So let them own their disappointment over their grades. Don’t feel it more than they do. Let them choose what they will do or not do about their homework and face the consequences of those choices. Now they will begin to feel ownership, which may lead to caring.
Let them figure out what motivates them, not have them motivated by fear of you. Help guide them, but don’t prevent them from feeling the real-life consequences of bad choices. Think of it this way: it’s better for your child to learn from those consequences at age ten by failing their grade and having to go to summer school than for them to learn at age 25 by losing their job.
I want to note that it’s very important that you check to see that there are no other learning issues around your child’s refusal to do homework. If they’re having difficulty doing the work or are performing below grade-level expectations, they should be tested to rule out any learning disabilities or other concerns.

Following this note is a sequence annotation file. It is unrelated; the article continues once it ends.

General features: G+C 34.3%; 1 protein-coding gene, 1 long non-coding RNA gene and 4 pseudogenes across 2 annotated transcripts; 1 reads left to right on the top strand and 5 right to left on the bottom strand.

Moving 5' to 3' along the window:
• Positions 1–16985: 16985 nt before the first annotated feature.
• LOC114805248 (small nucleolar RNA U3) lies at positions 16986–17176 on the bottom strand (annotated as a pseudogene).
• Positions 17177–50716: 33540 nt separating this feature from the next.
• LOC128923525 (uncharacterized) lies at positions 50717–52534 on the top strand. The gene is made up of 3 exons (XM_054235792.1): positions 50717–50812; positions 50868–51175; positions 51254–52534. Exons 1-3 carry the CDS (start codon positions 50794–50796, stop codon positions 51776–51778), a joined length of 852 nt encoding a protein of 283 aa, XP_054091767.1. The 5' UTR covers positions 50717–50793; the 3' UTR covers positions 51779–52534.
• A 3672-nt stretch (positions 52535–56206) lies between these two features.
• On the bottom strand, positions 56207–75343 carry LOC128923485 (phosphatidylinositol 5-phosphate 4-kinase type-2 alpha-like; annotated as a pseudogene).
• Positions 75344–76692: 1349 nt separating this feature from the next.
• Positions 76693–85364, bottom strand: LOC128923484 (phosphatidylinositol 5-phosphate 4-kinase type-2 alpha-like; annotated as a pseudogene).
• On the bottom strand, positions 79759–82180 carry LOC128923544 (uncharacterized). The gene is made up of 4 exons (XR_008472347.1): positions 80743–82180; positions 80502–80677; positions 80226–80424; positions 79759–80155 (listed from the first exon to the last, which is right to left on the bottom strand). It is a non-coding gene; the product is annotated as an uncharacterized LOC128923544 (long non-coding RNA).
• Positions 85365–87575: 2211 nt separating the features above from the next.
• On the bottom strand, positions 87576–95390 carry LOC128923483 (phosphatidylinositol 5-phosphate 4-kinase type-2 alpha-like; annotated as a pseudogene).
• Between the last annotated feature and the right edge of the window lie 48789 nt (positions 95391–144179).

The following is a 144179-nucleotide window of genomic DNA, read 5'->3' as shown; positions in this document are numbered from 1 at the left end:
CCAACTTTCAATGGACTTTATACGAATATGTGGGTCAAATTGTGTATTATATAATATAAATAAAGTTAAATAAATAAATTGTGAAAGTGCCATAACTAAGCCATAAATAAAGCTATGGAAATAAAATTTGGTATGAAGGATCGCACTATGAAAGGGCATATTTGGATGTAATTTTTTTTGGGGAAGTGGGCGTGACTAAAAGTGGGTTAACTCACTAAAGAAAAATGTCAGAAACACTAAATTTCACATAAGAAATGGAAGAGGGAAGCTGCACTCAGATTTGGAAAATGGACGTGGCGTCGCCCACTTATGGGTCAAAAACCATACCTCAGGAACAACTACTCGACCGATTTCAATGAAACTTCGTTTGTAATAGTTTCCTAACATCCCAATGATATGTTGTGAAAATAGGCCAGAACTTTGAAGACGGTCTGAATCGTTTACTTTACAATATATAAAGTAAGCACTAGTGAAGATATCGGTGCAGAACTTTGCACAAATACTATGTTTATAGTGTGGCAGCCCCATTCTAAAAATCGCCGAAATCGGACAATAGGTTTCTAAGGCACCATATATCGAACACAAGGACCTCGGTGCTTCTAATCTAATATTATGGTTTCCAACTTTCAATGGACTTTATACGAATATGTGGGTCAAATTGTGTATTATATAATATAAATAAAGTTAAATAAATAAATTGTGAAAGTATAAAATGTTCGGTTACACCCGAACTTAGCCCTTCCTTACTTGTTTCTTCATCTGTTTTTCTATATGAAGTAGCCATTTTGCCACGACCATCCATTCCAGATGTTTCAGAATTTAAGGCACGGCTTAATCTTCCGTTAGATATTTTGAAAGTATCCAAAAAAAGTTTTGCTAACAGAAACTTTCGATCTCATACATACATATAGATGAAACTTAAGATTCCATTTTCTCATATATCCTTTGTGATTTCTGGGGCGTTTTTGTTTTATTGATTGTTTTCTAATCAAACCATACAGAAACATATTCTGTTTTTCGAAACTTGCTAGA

If there is a learning disability, your child may need more help. For example, some kids need a little more guidance; you may need to sit near your child and help a little more. You can still put structures into place depending on who your child is.
But be careful. Many times, kids with learning disabilities get way too much help and develop what psychologists call learned helplessness. Be sure you’re not over-functioning for your learning disabled child by doing their work for them or filling in answers when they’re capable of thinking through them themselves.
Your child needs guidance from you, but understand that guidance does not mean doing their spelling homework for them. Rather, it’s helping them review their words. When you cross the line into over-functioning, you take on your child’s work and put their responsibilities on your shoulders. So you want to guide them by helping them edit their book report themselves or helping them take the time to review before a test. Those can be good ways of guiding your child, but anything more than that is taking too much ownership of their work.